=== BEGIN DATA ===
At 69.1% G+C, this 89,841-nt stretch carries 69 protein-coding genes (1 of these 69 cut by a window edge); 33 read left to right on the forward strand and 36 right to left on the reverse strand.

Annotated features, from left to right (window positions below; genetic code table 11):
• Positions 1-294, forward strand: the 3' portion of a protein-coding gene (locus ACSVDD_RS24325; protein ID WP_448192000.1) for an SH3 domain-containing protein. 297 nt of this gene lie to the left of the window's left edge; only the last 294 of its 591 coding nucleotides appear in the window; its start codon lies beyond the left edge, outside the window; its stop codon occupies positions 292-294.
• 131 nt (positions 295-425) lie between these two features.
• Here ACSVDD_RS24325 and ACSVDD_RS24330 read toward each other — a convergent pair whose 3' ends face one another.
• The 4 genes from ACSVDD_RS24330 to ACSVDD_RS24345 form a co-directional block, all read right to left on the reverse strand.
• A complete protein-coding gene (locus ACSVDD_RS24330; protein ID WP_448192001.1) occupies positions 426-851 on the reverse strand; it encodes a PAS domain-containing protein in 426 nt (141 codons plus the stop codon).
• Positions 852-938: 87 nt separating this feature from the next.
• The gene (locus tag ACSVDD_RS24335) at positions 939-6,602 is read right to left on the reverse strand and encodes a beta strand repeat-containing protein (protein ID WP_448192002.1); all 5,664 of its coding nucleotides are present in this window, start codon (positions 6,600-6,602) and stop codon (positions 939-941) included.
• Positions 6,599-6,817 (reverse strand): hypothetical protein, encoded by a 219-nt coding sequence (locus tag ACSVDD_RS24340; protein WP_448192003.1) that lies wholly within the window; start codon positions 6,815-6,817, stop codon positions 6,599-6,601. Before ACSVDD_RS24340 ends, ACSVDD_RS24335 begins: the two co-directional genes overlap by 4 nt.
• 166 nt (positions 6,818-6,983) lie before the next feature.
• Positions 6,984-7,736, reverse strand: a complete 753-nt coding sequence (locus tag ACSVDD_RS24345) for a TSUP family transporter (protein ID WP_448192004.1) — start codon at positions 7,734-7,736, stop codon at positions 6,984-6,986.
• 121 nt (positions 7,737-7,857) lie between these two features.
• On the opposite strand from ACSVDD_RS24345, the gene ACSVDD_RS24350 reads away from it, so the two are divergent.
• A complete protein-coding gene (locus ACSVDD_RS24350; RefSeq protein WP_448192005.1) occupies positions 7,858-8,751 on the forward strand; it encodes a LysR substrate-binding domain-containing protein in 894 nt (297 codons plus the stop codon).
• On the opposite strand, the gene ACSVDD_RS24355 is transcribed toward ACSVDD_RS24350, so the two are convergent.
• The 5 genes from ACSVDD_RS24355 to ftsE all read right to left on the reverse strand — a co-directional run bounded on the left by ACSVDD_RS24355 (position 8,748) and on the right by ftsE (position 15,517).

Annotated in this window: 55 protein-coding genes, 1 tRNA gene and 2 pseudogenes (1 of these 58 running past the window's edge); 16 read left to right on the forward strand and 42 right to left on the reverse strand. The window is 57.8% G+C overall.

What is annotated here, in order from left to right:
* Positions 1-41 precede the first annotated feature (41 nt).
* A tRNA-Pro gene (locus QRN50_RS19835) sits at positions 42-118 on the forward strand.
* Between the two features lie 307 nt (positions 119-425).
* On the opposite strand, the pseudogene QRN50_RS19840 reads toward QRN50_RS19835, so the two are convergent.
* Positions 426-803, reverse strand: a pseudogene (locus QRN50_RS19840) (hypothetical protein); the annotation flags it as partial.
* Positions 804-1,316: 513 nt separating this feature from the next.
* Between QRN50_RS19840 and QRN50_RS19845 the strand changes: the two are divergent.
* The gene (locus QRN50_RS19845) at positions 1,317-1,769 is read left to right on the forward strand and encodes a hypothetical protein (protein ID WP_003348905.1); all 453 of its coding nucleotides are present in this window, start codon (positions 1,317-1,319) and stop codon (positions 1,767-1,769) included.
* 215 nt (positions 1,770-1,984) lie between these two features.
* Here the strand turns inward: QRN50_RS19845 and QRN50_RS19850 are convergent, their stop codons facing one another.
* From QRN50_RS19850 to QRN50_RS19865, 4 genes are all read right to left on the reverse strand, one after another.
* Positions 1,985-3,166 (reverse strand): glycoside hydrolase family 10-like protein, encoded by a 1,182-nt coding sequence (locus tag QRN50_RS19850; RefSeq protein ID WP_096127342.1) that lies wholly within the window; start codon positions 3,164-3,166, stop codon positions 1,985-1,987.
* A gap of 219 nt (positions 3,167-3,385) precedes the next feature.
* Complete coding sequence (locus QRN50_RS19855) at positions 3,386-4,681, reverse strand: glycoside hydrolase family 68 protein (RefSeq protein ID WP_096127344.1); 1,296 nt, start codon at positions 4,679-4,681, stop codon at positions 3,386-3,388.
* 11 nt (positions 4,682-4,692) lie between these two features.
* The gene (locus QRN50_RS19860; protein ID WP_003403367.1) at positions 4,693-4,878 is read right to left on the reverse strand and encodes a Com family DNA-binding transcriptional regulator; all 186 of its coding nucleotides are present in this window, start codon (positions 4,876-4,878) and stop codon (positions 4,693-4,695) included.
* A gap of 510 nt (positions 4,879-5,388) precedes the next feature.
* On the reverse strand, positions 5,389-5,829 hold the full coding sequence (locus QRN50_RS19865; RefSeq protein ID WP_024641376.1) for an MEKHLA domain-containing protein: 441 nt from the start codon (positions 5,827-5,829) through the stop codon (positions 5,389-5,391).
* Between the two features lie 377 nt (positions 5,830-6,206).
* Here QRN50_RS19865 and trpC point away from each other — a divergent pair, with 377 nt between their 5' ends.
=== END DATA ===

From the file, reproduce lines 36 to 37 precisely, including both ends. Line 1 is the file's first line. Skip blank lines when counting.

* A gap of 510 nt (positions 4,879-5,388) precedes the next feature.
* On the reverse strand, positions 5,389-5,829 hold the full coding sequence (locus QRN50_RS19865; RefSeq protein ID WP_024641376.1) for an MEKHLA domain-containing protein: 441 nt from the start codon (positions 5,827-5,829) through the stop codon (positions 5,389-5,391).